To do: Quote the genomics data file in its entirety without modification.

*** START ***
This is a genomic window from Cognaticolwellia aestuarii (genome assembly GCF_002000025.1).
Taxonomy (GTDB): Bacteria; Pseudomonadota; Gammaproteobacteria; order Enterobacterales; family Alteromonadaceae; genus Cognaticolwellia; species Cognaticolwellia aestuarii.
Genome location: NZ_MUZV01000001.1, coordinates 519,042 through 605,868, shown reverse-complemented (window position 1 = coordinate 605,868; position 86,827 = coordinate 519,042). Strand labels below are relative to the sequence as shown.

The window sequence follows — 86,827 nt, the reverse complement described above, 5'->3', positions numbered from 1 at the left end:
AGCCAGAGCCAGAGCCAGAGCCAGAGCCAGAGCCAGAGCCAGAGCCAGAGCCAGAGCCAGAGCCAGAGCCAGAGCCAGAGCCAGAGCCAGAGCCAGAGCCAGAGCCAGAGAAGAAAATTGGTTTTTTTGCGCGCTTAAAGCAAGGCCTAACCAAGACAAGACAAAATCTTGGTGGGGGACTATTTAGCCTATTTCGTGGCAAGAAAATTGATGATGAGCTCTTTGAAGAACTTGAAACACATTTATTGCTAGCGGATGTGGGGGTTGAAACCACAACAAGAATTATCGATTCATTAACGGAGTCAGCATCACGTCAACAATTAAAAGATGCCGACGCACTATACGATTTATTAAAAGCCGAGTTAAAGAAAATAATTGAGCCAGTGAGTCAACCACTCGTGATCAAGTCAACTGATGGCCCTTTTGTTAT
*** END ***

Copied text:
This is a genomic window from Cognaticolwellia aestuarii (genome assembly GCF_002000025.1).
Taxonomy (GTDB): Bacteria; Pseudomonadota; Gammaproteobacteria; order Enterobacterales; family Alteromonadaceae; genus Cognaticolwellia; species Cognaticolwellia aestuarii.
Genome location: NZ_MUZV01000001.1, coordinates 519,042 through 605,868, shown reverse-complemented (window position 1 = coordinate 605,868; position 86,827 = coordinate 519,042). Strand labels below are relative to the sequence as shown.

The window sequence follows — 86,827 nt, the reverse complement described above, 5'->3', positions numbered from 1 at the left end:
AGCCAGAGCCAGAGCCAGAGCCAGAGCCAGAGCCAGAGCCAGAGCCAGAGCCAGAGCCAGAGCCAGAGCCAGAGCCAGAGCCAGAGCCAGAGCCAGAGCCAGAGCCAGAGAAGAAAATTGGTTTTTTTGCGCGCTTAAAGCAAGGCCTAACCAAGACAAGACAAAATCTTGGTGGGGGACTATTTAGCCTATTTCGTGGCAAGAAAATTGATGATGAGCTCTTTGAAGAACTTGAAACACATTTATTGCTAGCGGATGTGGGGGTTGAAACCACAACAAGAATTATCGATTCATTAACGGAGTCAGCATCACGTCAACAATTAAAAGATGCCGACGCACTATACGATTTATTAAAAGCCGAGTTAAAGAAAATAATTGAGCCAGTGAGTCAACCACTCGTGATCAAGTCAACTGATGGCCCTTTTGTTAT